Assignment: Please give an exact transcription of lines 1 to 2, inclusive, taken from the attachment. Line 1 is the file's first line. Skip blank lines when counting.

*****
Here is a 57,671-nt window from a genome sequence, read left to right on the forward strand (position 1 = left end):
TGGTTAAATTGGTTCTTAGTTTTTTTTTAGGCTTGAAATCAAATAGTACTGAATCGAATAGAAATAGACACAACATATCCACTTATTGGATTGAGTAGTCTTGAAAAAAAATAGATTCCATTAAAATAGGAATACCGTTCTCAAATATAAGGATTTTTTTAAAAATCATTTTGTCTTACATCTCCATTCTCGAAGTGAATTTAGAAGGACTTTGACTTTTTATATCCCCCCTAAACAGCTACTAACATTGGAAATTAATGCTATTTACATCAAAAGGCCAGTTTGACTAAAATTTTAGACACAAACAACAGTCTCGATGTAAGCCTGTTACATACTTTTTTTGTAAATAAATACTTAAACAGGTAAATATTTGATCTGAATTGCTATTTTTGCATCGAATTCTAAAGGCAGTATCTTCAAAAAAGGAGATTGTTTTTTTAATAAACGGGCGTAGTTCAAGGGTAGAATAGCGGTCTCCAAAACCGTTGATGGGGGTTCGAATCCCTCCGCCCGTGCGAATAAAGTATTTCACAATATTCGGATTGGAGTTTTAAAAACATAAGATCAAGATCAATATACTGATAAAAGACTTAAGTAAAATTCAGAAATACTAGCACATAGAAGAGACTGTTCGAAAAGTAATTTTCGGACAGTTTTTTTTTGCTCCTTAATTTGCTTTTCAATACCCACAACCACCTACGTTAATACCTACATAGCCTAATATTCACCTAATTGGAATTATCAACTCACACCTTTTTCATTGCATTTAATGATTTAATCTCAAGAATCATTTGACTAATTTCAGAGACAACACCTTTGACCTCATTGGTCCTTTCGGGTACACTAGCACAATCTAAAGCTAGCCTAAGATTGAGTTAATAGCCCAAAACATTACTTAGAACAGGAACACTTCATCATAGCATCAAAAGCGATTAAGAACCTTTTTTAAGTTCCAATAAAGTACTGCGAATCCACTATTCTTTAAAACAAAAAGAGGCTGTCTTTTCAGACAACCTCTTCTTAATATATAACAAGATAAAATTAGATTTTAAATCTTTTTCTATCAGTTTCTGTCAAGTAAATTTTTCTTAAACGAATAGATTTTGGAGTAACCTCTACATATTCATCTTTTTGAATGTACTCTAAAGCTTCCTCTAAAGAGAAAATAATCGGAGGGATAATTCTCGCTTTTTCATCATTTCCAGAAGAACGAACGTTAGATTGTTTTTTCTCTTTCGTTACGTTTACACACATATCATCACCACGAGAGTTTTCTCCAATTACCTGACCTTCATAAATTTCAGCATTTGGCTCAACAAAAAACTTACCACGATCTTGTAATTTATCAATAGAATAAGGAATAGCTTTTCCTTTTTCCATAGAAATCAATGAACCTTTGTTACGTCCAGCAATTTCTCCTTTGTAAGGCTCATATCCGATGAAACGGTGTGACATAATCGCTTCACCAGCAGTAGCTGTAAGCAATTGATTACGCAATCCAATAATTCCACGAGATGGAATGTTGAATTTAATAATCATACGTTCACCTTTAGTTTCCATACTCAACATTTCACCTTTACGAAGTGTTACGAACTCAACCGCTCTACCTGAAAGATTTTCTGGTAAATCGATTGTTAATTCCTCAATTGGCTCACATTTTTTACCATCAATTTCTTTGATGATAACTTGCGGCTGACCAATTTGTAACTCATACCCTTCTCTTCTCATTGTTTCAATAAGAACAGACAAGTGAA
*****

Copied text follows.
Here is a 57,671-nt window from a genome sequence, read left to right on the forward strand (position 1 = left end):
TGGTTAAATTGGTTCTTAGTTTTTTTTTAGGCTTGAAATCAAATAGTACTGAATCGAATAGAAATAGACACAACATATCCACTTATTGGATTGAGTAGTCTTGAAAAAAAATAGATTCCATTAAAATAGGAATACCGTTCTCAAATATAAGGATTTTTTTAAAAATCATTTTGTCTTACATCTCCATTCTCGAAGTGAATTTAGAAGGACTTTGACTTTTTATATCCCCCCTAAACAGCTACTAACATTGGAAATTAATGCTATTTACATCAAAAGGCCAGTTTGACTAAAATTTTAGACACAAACAACAGTCTCGATGTAAGCCTGTTACATACTTTTTTTGTAAATAAATACTTAAACAGGTAAATATTTGATCTGAATTGCTATTTTTGCATCGAATTCTAAAGGCAGTATCTTCAAAAAAGGAGATTGTTTTTTTAATAAACGGGCGTAGTTCAAGGGTAGAATAGCGGTCTCCAAAACCGTTGATGGGGGTTCGAATCCCTCCGCCCGTGCGAATAAAGTATTTCACAATATTCGGATTGGAGTTTTAAAAACATAAGATCAAGATCAATATACTGATAAAAGACTTAAGTAAAATTCAGAAATACTAGCACATAGAAGAGACTGTTCGAAAAGTAATTTTCGGACAGTTTTTTTTTGCTCCTTAATTTGCTTTTCAATACCCACAACCACCTACGTTAATACCTACATAGCCTAATATTCACCTAATTGGAATTATCAACTCACACCTTTTTCATTGCATTTAATGATTTAATCTCAAGAATCATTTGACTAATTTCAGAGACAACACCTTTGACCTCATTGGTCCTTTCGGGTACACTAGCACAATCTAAAGCTAGCCTAAGATTGAGTTAATAGCCCAAAACATTACTTAGAACAGGAACACTTCATCATAGCATCAAAAGCGATTAAGAACCTTTTTTAAGTTCCAATAAAGTACTGCGAATCCACTATTCTTTAAAACAAAAAGAGGCTGTCTTTTCAGACAACCTCTTCTTAATATATAACAAGATAAAATTAGATTTTAAATCTTTTTCTATCAGTTTCTGTCAAGTAAATTTTTCTTAAACGAATAGATTTTGGAGTAACCTCTACATATTCATCTTTTTGAATGTACTCTAAAGCTTCCTCTAAAGAGAAAATAATCGGAGGGATAATTCTCGCTTTTTCATCATTTCCAGAAGAACGAACGTTAGATTGTTTTTTCTCTTTCGTTACGTTTACACACATATCATCACCACGAGAGTTTTCTCCAATTACCTGACCTTCATAAATTTCAGCATTTGGCTCAACAAAAAACTTACCACGATCTTGTAATTTATCAATAGAATAAGGAATAGCTTTTCCTTTTTCCATAGAAATCAATGAACCTTTGTTACGTCCAGCAATTTCTCCTTTGTAAGGCTCATATCCGATGAAACGGTGTGACATAATCGCTTCACCAGCAGTAGCTGTAAGCAATTGATTACGCAATCCAATAATTCCACGAGATGGAATGTTGAATTTAATAATCATACGTTCACCTTTAGTTTCCATACTCAACATTTCACCTTTACGAAGTGTTACGAACTCAACCGCTCTACCTGAAAGATTTTCTGGTAAATCGATTGTTAATTCCTCAATTGGCTCACATTTTTTACCATCAATTTCTTTGATGATAACTTGCGGCTGACCAATTTGTAACTCATACCCTTCTCTTCTCATTGTTTCAATAAGAACAGACAAGTGAA